Year of the Cat: 1/48 Testors/Hawk F8F-2 Bearcat
I want to thank Louis Gardner for starting this group build and inviting me to come along with my cat entry. Since I was a little late to the party I picked a kit that I thought would be simple and fast. So presented for your view today is the ancient Testors/Hawk Bearcat, which would be Grumman’s last single engine fighter built for the U.S.Navy. Developed too late to see combat in WWII for US forces, the French actually used her in Indochina in a ground attack role. The concept behind the Bearcat was simple, take a big radial engine, the P&W R-2800-30W. Use what worked with the Hellcat ,discard a lot of weight, a ton to be exact, and you now have a highly agile airplane with a spectacular clime rate. So lets build this oldie but a goodie.
This is a very basic kit with not a lot of parts. Consequently, it doesn’t have a lot of detail, so what to do? Why buy or make some detail as any self respecting modeler would do. Since the cockpit is really spartan I picked up an after market one from Lone Star Models
. It was designed to fit the Hobby Boss kit but Mike West assured me it would work with the Testors as well. It does, however, it takes a little work, lots of test fitting and of course some elbow grease with sanding sticks. And admonishing remarks from my better half to watch my language.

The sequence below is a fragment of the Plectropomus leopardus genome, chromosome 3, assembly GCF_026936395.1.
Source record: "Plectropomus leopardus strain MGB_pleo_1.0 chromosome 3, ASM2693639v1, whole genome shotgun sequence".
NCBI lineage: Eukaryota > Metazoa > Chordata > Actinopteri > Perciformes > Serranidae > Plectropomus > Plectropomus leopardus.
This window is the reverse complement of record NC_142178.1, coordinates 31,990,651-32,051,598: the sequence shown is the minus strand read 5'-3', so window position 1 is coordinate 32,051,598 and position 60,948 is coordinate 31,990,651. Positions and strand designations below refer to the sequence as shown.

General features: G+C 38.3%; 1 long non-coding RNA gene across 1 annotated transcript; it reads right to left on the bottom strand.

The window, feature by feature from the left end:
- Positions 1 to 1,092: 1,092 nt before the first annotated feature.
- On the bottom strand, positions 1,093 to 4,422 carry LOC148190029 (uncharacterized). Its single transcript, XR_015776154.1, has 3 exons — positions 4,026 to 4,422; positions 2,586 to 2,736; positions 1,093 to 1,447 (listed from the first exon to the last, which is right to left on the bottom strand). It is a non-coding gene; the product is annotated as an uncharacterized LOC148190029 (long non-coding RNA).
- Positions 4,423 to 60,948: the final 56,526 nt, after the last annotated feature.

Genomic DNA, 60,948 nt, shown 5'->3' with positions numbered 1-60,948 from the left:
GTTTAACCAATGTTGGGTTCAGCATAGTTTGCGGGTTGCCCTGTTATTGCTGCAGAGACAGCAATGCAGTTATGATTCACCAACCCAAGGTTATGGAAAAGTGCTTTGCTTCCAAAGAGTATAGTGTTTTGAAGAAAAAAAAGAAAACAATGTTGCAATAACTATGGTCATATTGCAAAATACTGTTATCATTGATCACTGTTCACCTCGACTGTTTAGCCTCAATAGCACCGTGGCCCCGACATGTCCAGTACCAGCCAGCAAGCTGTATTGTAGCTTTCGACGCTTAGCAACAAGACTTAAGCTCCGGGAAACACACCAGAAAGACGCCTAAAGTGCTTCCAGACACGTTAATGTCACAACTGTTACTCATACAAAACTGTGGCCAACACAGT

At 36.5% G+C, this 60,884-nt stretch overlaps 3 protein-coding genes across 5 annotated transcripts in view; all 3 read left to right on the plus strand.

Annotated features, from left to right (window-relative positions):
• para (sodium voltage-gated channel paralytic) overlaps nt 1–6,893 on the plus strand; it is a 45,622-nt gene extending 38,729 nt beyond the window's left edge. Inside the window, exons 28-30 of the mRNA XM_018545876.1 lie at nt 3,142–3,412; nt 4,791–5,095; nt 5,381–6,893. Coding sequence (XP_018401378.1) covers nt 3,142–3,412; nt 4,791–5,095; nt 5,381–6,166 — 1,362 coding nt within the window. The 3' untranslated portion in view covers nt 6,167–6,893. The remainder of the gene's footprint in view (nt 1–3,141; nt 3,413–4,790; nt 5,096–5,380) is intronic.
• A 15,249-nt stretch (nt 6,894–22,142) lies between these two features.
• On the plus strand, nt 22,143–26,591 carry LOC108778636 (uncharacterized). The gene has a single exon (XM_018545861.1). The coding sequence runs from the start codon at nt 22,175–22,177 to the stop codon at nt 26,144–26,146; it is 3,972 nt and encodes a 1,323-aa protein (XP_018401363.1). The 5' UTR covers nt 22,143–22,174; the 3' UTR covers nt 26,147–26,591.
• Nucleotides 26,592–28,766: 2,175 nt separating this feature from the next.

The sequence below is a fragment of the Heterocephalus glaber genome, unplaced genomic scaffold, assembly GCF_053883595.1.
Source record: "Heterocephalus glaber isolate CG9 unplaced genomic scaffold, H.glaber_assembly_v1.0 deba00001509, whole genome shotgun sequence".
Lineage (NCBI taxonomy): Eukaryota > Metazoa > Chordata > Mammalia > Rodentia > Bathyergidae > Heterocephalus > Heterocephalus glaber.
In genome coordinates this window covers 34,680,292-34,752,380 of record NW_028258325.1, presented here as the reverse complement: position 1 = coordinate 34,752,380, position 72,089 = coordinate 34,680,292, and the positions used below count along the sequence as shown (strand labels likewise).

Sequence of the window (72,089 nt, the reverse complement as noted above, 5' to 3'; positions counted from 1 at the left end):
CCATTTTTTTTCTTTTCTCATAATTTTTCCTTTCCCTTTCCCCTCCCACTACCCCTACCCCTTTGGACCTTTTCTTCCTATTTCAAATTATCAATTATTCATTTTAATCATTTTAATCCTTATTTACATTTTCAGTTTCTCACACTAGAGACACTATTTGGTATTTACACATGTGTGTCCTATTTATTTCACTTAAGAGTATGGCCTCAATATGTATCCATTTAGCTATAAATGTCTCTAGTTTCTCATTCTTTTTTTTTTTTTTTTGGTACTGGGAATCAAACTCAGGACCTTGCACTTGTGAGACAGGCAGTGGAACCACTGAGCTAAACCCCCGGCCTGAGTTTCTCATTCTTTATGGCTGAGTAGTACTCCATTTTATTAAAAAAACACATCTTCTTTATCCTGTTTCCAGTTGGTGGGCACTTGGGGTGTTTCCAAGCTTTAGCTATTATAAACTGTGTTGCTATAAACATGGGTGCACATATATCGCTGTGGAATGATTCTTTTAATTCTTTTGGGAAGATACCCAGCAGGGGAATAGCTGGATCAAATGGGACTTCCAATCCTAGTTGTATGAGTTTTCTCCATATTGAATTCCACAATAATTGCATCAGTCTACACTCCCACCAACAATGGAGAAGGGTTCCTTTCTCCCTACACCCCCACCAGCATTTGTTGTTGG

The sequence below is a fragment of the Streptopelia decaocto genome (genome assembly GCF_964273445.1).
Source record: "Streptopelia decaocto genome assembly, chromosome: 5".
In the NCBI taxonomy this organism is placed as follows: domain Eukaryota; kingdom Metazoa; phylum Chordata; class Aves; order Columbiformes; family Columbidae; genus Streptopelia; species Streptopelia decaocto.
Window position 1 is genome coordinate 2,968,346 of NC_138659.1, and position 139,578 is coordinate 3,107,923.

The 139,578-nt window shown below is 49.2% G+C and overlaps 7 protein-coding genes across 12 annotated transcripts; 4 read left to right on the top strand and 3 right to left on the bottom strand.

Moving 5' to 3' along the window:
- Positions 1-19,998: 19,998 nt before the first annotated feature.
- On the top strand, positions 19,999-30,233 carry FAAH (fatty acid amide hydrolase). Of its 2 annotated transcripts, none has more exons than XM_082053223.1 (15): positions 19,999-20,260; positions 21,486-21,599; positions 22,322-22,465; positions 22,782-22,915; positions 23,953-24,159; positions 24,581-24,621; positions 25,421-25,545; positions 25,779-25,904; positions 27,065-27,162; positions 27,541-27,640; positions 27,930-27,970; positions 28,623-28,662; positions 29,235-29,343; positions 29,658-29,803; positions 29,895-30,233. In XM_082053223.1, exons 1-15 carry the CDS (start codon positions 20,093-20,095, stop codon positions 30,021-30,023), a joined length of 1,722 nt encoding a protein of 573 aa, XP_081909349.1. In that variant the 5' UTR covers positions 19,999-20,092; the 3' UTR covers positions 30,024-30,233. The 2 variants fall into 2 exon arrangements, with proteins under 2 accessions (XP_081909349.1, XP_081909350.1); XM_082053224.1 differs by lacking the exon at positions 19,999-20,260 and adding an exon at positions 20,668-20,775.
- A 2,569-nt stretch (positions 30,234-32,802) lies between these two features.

Next the Nav and landing lights are represented with panel lines so those had to go. I cut them out and replace them with pieces of clear sprue then sanded them to shape followed by polishing them using various grades of sandpaper.
The wing air intakes were merely holes, so something had to be done there as well.
Found some items in the spares that looked like filters so they were added to give depth and represent the air filters.
Seemed to have worked so we closed up the wings and attached them to the fuselage which fit really well and required no putty.
Now the tail hook was represented with what I would call a bulge or bump of molded plastic in the rear. So I sanded her off, constructed a home made arresting hook and then added the rear light as well.
Off to the paint shop where she was sprayed with Tamiya AS-8 from a rattle can and a coat of Future was applied before attaching the decals. The decals are from the kit and represent VF-61 from the U.S.S. Franklin D. Roosevelt, 1949. They are rather thick but went down well and didn’t require ant setting solution. The only other additions were the bombs, again from the spares box as the kits bombs had no anti-sway bars on them. I purposely left off the rockets as they seemed to be out of scale and poorly made. Last but not least I use tires from BarracudeCast as I thought they really looked great. The antenna are a combination of nylon thread and copper wire. I was going to put a coat of semi-gloss finish one her but really liked the shiny look so another coat of Future was applied.
Altogether it was fun but some what of a challenge with the cockpit, but it does look like a F8F-2, and it rounds out my Grumman collection of piston engine fighters. So I’m satisfied, and thanks for looking.
15 additional images. Click to enlarge.